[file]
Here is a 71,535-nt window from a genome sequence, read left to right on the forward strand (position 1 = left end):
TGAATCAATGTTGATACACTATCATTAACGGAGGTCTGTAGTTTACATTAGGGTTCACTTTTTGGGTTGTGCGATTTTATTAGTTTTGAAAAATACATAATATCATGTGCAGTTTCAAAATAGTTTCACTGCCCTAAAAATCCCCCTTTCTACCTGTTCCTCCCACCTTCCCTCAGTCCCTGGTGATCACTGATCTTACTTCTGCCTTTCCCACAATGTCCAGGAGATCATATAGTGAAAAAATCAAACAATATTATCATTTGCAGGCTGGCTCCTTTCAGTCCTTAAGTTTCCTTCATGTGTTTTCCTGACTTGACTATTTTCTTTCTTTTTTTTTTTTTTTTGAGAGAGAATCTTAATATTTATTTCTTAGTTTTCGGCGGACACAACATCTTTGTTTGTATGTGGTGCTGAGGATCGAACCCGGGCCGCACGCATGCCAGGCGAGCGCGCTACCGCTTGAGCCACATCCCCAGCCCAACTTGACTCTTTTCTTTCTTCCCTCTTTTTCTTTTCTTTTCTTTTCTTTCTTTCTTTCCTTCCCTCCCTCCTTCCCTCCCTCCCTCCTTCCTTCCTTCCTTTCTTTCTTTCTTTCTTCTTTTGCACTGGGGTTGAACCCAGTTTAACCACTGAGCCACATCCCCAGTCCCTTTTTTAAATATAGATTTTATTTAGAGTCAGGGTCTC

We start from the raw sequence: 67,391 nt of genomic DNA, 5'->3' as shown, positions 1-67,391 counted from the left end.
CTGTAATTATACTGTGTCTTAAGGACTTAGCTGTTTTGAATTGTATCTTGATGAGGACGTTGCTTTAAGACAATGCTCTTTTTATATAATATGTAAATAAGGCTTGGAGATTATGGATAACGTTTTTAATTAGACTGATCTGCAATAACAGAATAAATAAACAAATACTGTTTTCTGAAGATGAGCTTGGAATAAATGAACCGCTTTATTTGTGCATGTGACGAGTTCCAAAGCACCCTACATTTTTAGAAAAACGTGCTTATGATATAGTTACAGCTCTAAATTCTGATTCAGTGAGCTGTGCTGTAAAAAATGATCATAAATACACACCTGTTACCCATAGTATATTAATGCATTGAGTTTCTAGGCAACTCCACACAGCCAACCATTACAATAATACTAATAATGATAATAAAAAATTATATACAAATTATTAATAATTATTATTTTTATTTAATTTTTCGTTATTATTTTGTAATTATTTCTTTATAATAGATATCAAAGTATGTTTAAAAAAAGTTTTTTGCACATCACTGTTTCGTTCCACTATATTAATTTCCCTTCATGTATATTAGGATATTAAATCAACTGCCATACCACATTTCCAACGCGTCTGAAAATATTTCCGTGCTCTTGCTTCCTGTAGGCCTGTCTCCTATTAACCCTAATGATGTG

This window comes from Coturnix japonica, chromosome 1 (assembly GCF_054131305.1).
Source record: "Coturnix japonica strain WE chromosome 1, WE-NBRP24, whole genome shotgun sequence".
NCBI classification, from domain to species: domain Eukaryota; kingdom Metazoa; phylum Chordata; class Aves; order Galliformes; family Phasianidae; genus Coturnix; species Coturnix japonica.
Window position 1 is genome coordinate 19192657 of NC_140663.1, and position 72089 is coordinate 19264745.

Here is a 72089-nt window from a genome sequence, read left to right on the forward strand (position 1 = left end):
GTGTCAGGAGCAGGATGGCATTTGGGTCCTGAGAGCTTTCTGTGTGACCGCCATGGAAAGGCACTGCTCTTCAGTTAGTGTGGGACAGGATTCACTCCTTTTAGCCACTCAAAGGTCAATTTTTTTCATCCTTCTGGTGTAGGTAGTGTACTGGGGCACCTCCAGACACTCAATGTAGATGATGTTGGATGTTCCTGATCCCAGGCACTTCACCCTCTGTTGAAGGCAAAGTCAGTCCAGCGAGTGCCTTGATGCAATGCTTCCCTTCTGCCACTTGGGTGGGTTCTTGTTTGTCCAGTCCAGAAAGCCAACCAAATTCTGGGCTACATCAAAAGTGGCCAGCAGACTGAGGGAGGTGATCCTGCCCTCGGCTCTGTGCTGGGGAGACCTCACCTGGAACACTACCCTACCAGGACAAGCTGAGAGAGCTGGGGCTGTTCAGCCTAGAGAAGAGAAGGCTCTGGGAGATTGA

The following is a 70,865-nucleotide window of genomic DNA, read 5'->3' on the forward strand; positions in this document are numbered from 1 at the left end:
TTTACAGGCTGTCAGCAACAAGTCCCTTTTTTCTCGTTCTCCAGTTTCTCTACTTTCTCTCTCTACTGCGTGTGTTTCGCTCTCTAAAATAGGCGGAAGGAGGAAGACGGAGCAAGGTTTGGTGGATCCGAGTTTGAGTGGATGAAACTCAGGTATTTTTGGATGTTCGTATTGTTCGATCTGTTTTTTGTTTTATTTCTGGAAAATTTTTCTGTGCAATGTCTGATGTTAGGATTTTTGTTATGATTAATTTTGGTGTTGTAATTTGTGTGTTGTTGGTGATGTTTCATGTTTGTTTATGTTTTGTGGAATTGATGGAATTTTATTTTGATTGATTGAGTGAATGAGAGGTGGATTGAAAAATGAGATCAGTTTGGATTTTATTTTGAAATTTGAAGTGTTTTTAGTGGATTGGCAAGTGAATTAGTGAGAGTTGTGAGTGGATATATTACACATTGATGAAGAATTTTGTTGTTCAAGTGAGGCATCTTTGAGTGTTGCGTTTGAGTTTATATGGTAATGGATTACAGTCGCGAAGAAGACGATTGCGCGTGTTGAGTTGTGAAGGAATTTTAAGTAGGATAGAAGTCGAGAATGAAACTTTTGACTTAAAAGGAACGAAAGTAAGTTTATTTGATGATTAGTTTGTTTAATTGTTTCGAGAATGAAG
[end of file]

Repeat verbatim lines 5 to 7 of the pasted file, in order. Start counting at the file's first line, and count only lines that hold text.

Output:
This window comes from Coturnix japonica, chromosome 1 (assembly GCF_054131305.1).
Source record: "Coturnix japonica strain WE chromosome 1, WE-NBRP24, whole genome shotgun sequence".
NCBI classification, from domain to species: domain Eukaryota; kingdom Metazoa; phylum Chordata; class Aves; order Galliformes; family Phasianidae; genus Coturnix; species Coturnix japonica.